"Croydon Council’s response to the original TfL consultation, which offered 'a pig in a poke' of no real choice at all, and certainly no public transport improvements to reduce private car use, came in for comment from the public at last week's council meeting.

"It was there that Labour's cabinet member for transport, Councillor Kathy Bee let slip that TfL was now looking at further road-building plans at Fiveways. 'Considerably more work has been conducted around Fiveways itself,' Bee told the meeting."


Thurs 17 Dec: Clitterhouse Farm event

Link to web site


Thurs 17th Dec 6.30-8.30pm
Ron Thomas Hall, 167A Cheviot Gardens, Cricklewood, NW2 1PY (MAP)

"Join us for a Festive Season gathering. We would like to share our news and plans for 2016 and also to hear your news and views about our area.

"We will be launching an exciting new project which we will be working on for the next 6 months through the Community Organisers Mobilisation Grant. Our aim is to explore with you how our local communities can make the best use of Community Rights and Neighbourhood Planning to address issues we care about and help shape the future of our area.

"Please bring your favourite festive dish to share if you can. Some hot soup, drinks and snacks will be provided.

"We would be most grateful if could let us to know if you will be attending so we can plan ahead for catering. Please RSVP via the Eventbrite link below. Everyone is welcome and his is a free event."

Eventbrite - Festive Celebrations & Conversations

"We hope to see lots of you before Christmas and to celebrate with everyone who has helped make 2015 such a success. Spread the word and bring your friends and neighbours, we're always looking to meet new people who live, work or volunteer in the area and would like to get involved."

[Reposted from Nov. 2010] Barnet Times: "Residents on the Whitefield Estate anxious over the future of their homes after Brent Cross Cricklewood approval"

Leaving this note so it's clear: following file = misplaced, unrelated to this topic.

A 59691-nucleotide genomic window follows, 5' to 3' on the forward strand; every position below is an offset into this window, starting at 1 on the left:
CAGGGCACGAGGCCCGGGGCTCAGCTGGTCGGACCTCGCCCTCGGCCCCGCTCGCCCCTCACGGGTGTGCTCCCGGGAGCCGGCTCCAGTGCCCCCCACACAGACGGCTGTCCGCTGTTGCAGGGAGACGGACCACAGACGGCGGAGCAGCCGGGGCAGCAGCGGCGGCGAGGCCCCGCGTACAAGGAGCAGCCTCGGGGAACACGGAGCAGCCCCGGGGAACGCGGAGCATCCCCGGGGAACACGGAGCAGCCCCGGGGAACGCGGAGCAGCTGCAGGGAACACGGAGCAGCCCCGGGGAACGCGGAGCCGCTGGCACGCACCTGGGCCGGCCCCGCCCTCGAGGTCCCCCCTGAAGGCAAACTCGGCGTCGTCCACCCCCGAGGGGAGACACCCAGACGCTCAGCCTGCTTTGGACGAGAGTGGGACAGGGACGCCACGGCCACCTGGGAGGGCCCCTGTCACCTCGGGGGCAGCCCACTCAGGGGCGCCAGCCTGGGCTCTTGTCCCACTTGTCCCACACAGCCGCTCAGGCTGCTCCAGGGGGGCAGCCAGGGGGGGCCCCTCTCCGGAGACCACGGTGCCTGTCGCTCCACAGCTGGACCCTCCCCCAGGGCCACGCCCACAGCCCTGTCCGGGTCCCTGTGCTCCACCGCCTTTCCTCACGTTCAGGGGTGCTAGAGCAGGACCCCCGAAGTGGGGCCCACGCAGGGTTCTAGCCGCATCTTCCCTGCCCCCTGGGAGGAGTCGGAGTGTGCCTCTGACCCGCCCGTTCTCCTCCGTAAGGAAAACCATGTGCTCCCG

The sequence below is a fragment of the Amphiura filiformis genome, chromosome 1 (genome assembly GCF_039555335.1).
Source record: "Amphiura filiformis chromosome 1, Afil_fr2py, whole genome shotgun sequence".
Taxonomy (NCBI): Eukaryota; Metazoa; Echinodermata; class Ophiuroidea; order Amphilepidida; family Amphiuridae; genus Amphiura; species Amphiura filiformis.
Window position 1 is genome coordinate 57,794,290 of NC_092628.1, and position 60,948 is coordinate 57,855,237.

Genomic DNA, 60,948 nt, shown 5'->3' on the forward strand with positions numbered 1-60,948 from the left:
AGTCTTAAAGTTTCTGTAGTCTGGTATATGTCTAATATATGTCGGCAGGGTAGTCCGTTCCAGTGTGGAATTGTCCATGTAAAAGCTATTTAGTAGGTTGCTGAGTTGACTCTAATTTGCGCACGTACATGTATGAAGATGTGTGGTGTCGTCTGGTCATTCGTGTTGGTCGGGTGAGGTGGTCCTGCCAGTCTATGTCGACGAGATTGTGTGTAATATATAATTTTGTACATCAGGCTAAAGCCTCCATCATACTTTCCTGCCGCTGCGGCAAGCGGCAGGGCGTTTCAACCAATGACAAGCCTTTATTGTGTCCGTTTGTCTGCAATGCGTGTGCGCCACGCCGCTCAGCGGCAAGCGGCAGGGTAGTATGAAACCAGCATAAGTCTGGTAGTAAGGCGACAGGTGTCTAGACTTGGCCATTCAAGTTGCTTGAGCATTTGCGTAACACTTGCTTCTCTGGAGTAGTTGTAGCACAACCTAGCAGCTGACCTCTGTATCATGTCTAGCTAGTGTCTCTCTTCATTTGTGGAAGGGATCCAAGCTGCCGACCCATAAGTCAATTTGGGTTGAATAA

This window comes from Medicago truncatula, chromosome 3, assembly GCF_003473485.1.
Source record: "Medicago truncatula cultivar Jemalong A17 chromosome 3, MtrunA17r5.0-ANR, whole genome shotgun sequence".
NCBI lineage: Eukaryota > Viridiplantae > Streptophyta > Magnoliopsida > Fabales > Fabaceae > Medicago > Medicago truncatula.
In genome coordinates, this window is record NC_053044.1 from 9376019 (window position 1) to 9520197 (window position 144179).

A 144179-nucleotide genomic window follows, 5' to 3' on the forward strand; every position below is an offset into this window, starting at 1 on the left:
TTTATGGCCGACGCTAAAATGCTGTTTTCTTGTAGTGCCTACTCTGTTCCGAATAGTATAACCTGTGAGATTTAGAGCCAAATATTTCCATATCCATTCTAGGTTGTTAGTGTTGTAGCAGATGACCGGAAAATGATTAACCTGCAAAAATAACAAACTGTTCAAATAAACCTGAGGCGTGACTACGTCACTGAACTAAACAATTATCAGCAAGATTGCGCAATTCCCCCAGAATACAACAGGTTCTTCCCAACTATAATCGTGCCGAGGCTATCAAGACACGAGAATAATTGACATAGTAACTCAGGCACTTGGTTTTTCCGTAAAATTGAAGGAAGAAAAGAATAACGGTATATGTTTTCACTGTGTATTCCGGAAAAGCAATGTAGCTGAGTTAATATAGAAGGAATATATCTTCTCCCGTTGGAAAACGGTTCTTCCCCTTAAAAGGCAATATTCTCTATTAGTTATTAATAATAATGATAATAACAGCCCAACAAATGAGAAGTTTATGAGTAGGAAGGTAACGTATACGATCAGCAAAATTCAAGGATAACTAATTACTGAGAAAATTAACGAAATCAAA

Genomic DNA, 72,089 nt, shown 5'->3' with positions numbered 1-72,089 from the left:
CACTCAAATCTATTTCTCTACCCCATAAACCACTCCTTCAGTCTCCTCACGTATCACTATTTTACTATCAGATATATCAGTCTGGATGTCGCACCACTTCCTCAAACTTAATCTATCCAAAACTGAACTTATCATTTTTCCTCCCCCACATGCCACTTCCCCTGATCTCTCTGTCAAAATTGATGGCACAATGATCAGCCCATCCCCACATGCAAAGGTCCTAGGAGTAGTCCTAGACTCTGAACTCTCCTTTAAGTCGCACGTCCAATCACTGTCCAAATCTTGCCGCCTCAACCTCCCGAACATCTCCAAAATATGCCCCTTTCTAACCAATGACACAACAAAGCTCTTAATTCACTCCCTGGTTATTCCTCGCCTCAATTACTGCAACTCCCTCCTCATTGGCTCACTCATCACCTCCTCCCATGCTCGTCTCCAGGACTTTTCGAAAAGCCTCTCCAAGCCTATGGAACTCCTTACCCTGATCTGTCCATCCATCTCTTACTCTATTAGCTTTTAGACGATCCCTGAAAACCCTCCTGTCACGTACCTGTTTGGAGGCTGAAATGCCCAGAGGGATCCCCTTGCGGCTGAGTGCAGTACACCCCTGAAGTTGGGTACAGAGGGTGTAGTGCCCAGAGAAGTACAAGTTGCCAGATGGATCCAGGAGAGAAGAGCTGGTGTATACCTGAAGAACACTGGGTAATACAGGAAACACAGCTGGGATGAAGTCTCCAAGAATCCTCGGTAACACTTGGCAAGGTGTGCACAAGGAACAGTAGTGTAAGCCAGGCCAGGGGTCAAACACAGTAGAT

Brent Cross Whitefields Estate: Hammerson's Path of Unnecessary (but profitable) Destruction

ThisIsMoney: "Thousands of new family homes could be built on green belt land in the biggest shake up of planning rules for three decades" (Daily Mail, so it's a long headline)

Link to web site

"A number of towns and cities in Britain could be set for rapid expansion in the coming years as the Government launches a consultation on relaxing green belt building.

"The Department for Communities and Local Government is considering whether local communities should be able to allocate sites for small starter home developments in their green belt.

"In what would be the biggest shake-up to planning protections for more than three decades, the ribbon of green belt land around towns and cities which prevents urban sprawl - bar in exceptional circumstances - could be built on more freely.

"The consultation comes as Chancellor George Osborne outlined plans for 400,000 new homes before 2020 in his Autumn Statement last month."


The Observer: "Is the only way up for London's skyline?"

"The Shard, the Cheesegrater, the Walkie Talkie… and there are more towers to come. So how do we judge what's blight and what's beautiful?"

Link to web site

"Tall buildings in London, say various forms of official policy on the matter, should be well-designed and in the right place. Well I never. Who could possibly disagree with that? Hands up all those who want badly designed skyscrapers in the wrong places.

"Yet, if you survey the hundreds of plans for towers at various stages of planning and construction in London, it's hard to find those elusive beings that have both or even either quality, projects that are unequivocally Well-designed And In The Right Place – let’s call them WDAITRPs.

"The Walkie Talkie? No on both counts. The St George tower in Vauxhall, and the Strata in Elephant and Castle? Ditto. The Shard? Arguably one but not the other."

The Guardian: "How do you create a city for all? The answer lies in West Norwood ..."

"Can local community cooperation be scaled up to create a participatory city? Neighbourhood-led pilot project the Open Works thinks so"

Link to web site

"In February 2014, a pilot project was launched in West Norwood, south London, mobilising 1,000 people to reconfigure their neighbourhood for everyday benefit. In partnership with Lambeth Council, the Open Works united residents of the neighbourhood to create 20 new, community-led initiatives – from orchards and gardens to a youth ideas incubator; from craft groups to communal kitchens.

" 'The idea was to test whether high-density, mass community participation can be scaled up to create a participatory city. And we believe it can,' says Laura Billings and Tessy Britton, co-founders of the Open Works. 'Community participation should be the starting point in any community development, not an afterthought.'

A follow-up report found that the small amount of seed-funding from Lambeth Council had indeed been successful in achieving 'bottom-up' change, building valuable social capital between those usually outside of each other's networks. But amid a backdrop massive cuts to council funding across the country – Lambeth has lost over 56% of its budget since 2010 – the project’s funding ended earlier this year."